The coming together of former Labour and Tory MPs in the new Independent Group will be no easy exercise. By and large, the former Labour ones are opposed to Tory rule and believe in an alternative Government. The former Tory ones – notably Anna Soubry – continue to be on the centre right, but simply find themselves unable to continue to sit in the same party as a Prime Minister committed to taking Britain out of the EU.
This is crucial, and immediately weakens the group’s hand if and when some important decisions need to be made on policy areas beyond Brexit. The reason is this: however much Anna Soubry attempted to provide an excuse for leaving the Conservatives equivalent to those of her former Labour colleagues, she cannot. Despite her protestations of entryism from former UKIP members and that the party is in hoc to extreme groups, the reality is that, Brexit aside, Anna Soubry and Theresa May are not all that different sorts of Tory, and the Conservative leadership remains mainstream and moderate. She also cannot in any way compare the evolution of the Conservative Party to that of Labour in recent years. The Tories have manifestly not shifted ground on domestic policy areas – they simply haven’t focused on anything other than Brexit for the past year because they don’t have the time. There is no Corbyn equivalent on the Tory side and Soubry was kind enough to recognise that her local association remained moderate, unlike the real entryism someone like Luciana Berger felt in her own local party.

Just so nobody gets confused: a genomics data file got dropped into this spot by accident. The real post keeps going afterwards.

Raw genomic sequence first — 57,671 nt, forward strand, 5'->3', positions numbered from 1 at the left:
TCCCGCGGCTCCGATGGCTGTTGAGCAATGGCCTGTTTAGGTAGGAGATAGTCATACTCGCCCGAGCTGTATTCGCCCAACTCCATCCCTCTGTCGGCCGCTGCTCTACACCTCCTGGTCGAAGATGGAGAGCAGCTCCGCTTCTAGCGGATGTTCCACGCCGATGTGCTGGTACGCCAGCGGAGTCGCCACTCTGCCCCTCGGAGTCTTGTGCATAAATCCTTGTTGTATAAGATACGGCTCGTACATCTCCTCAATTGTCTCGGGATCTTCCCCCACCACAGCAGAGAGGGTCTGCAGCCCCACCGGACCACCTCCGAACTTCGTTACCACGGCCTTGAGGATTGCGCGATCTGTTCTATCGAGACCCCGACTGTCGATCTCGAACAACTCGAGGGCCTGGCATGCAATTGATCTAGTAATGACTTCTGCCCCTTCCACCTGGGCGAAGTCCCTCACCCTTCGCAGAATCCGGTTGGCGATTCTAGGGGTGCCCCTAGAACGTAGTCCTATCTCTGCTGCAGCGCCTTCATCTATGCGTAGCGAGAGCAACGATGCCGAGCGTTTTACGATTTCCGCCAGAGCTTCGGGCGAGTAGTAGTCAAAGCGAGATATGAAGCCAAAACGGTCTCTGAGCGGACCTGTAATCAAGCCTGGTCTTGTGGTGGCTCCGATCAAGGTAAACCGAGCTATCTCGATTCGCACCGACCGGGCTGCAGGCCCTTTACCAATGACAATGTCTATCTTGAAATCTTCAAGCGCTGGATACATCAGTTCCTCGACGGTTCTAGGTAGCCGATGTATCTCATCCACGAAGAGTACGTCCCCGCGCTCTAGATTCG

So who is joining the Independent Group next? Well, it’s clear the Lib Dems are chomping at the bit to work with them, though TIG are less keen given their branding issues. It seems fair that they’ll try and find a mechanism to fold them in over the medium term once TIG is a more established and stable brand. It’s likely also that further Labour defections will come in the next few weeks, since Corbyn shows no sign of repenting. But on the Tory side – will there be many more? Will there be any more? It takes a lot to defect, and it usually takes more than one issue to make an MP go – witness the multitude of reasons why Chuka Umunna et al jumped – so there are unlikely to be too many more Tories – if any. There simply isn’t reason enough to go, since with a soft Brexit likely to happen with the Prime Minister’s deal, all the remain Tories (bar most of the Ultra Remainers) will be reasonably satisfied.
The Independent Group will also have to start standing for something soon enough, and crowdsourcing ideas from a small section of society that will be the true believers is not a great plan if you want to appeal to the whole country. But for now, their headlines are coming from their growing number. That’s going to be both their strength and weakness.
To receive our insight straight to your inbox, subscribe to our newsletter.